This site is intended for health professionals only

England down 1,700 GPs over six years, data shows

by Jess Hacker
5 November 2021

Share this article

England has lost the equivalent of 1,700 full-time, fully qualified GPs since 2015, the latest NHS workforce data shows.

Published yesterday (4 November), the dataset showed the NHS had 27,699 fully qualified full-time equivalent GPs as of September this year: 300 fewer than this month last year.

This number rises to 36,275 when factoring in all FTE GPs – including GPs in Training Grade – up from 35,434 the year before.

Meanwhile, the number of FTE GP partners stands at 19,714: more than 900 fewer than the 20,627 GP partners counted in September 2020.

Commenting on the stats, Dr Krishna Kasaraneni, BMA GP committee executive team member, said: ‘While new doctors may be choosing general practice, this is not keeping up with the high numbers of GPs leaving or reducing their hours in the face of unsustainable, unsafe workloads and rising hostility against the profession.’

Ministers must ‘do something tangible’ and ‘meaningful’ to retain GPs, rather than ‘merely recognising that they are way behind their target’, he said.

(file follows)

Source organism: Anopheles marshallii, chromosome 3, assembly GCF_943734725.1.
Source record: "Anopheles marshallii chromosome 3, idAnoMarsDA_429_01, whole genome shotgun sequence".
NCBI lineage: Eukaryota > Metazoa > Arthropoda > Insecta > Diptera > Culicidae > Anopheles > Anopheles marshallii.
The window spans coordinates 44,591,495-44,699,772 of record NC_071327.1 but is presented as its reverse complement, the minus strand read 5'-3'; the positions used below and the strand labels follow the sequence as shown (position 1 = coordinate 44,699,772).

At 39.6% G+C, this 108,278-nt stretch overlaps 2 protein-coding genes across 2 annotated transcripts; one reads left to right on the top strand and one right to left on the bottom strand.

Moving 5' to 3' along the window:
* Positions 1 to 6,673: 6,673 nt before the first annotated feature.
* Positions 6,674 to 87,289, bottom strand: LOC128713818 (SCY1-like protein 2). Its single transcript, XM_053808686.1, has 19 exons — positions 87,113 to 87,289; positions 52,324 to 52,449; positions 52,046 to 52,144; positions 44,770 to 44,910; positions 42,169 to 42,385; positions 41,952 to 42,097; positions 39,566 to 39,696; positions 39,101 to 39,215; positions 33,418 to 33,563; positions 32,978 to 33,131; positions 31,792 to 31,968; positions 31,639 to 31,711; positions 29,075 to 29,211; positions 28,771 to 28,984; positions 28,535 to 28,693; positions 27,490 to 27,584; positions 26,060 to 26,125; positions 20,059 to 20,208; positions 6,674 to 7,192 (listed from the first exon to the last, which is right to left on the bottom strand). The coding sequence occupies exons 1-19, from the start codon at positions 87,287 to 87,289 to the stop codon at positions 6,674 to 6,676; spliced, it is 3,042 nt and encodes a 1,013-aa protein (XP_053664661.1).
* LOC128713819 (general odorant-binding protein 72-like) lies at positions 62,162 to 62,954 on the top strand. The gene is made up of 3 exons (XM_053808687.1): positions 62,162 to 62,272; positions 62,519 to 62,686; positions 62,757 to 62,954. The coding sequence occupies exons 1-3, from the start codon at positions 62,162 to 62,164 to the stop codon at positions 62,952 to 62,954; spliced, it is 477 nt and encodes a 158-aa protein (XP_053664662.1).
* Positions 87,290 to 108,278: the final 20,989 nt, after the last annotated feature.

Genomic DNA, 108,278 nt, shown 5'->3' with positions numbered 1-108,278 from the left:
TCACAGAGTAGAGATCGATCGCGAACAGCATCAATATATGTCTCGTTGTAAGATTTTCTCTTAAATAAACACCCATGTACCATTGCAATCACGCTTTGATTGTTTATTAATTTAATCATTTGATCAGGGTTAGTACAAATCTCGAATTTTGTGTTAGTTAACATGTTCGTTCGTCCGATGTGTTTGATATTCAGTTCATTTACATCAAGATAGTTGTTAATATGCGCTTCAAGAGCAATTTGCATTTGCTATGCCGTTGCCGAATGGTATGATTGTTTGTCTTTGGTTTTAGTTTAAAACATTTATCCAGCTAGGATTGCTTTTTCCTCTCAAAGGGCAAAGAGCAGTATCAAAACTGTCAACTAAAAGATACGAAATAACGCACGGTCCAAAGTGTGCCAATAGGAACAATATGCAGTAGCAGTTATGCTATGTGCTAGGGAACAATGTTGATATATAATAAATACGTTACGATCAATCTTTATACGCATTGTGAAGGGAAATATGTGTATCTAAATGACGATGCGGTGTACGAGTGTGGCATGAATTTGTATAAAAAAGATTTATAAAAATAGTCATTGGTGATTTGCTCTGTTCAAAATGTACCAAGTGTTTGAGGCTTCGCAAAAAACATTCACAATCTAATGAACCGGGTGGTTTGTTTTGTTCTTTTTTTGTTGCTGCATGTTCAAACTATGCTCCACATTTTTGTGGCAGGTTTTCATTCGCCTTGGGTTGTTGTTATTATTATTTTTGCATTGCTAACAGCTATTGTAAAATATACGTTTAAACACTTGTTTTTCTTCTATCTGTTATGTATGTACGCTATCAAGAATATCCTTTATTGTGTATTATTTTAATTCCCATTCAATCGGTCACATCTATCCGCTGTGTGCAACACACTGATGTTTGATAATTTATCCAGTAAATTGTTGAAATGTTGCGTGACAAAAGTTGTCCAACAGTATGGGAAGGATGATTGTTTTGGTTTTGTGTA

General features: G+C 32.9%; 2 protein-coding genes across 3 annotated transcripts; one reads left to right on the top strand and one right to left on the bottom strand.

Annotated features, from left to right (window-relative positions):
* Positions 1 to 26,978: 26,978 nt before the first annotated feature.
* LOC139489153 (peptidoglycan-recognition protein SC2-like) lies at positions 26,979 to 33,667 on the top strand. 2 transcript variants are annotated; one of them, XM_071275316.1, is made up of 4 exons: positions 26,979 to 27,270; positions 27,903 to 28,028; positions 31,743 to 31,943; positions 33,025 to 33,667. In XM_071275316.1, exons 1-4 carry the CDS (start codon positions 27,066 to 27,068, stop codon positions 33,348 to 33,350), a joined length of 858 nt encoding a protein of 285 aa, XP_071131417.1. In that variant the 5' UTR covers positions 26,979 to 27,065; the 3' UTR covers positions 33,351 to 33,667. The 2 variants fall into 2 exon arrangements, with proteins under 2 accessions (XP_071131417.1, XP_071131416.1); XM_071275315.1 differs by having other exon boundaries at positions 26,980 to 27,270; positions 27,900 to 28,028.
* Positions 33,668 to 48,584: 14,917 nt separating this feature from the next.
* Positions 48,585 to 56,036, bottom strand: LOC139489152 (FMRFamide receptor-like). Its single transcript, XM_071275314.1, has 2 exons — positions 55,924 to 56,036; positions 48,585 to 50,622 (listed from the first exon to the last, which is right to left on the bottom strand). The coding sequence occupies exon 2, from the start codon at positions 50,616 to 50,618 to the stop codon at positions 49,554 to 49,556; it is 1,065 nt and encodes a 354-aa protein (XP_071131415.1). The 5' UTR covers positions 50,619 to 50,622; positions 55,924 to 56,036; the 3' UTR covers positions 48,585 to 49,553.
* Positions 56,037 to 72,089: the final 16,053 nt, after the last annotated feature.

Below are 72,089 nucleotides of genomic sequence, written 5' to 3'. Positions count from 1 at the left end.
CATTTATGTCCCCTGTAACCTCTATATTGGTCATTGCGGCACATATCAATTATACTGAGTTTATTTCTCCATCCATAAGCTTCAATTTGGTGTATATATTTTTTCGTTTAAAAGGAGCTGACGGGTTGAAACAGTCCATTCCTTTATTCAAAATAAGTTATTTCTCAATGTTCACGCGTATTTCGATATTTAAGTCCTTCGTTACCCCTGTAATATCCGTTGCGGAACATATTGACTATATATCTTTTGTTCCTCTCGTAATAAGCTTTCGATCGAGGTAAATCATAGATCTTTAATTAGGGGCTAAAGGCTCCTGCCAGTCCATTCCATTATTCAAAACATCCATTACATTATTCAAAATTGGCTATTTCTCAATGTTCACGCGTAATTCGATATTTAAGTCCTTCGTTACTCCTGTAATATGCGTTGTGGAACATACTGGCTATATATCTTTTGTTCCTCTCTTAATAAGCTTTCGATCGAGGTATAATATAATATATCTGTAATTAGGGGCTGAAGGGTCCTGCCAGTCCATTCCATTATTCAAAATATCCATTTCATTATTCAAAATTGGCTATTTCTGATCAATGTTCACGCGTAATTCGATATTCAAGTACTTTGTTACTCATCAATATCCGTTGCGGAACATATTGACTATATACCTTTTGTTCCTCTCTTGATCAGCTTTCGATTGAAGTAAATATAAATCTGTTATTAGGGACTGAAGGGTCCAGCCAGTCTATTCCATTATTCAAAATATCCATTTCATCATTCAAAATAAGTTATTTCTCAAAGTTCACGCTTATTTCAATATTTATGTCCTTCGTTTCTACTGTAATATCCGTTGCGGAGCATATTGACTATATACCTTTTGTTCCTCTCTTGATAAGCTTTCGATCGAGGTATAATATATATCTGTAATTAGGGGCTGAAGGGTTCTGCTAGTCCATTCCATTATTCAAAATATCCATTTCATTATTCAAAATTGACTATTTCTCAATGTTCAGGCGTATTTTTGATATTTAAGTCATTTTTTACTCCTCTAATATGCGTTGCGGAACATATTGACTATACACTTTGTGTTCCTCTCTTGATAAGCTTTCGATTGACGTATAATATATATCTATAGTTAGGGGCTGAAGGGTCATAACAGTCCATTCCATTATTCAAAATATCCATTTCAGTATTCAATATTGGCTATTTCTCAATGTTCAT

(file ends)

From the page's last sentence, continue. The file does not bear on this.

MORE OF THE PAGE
This comes days after the Health Secretary admitted that the Government is not on track to meet its election pledge to recruit 6,000 additional FTE GPs by 2025.

Speaking at the House of Commons Health and Social Care committee, Sajid Javid said: ‘Whether a GP or not, people have a right to, whether they move to part-time, or in some cases they might retire earlier than otherwise.’

Professor Martin Marshall, chair of the Royal College of General Practitioners (RCGP), said the admission ‘isn’t surprising’.

Similarly, the Government faced criticism last week after it ‘failed’ to use the Spending Review as an opportunity to address the NHS’ chronic workforce shortages.

The Treasury had confirmed £5.9bn investment into digital tech and to tackle England’s growing backlog for care, which currently sits at 5.7 million people.

However, chancellor Rishi Sunak was criticised for the lack of a workforce plan, with dedicated funding for training.

‘Yet despite pledges, promises and manifesto commitments, the government has failed to use this Spending Review to answer the question of how it will chart a path out of the staffing crisis by setting out the funding for a multi-year workforce strategy,’ Richard Murray, chief executive of The King’s Fund, said.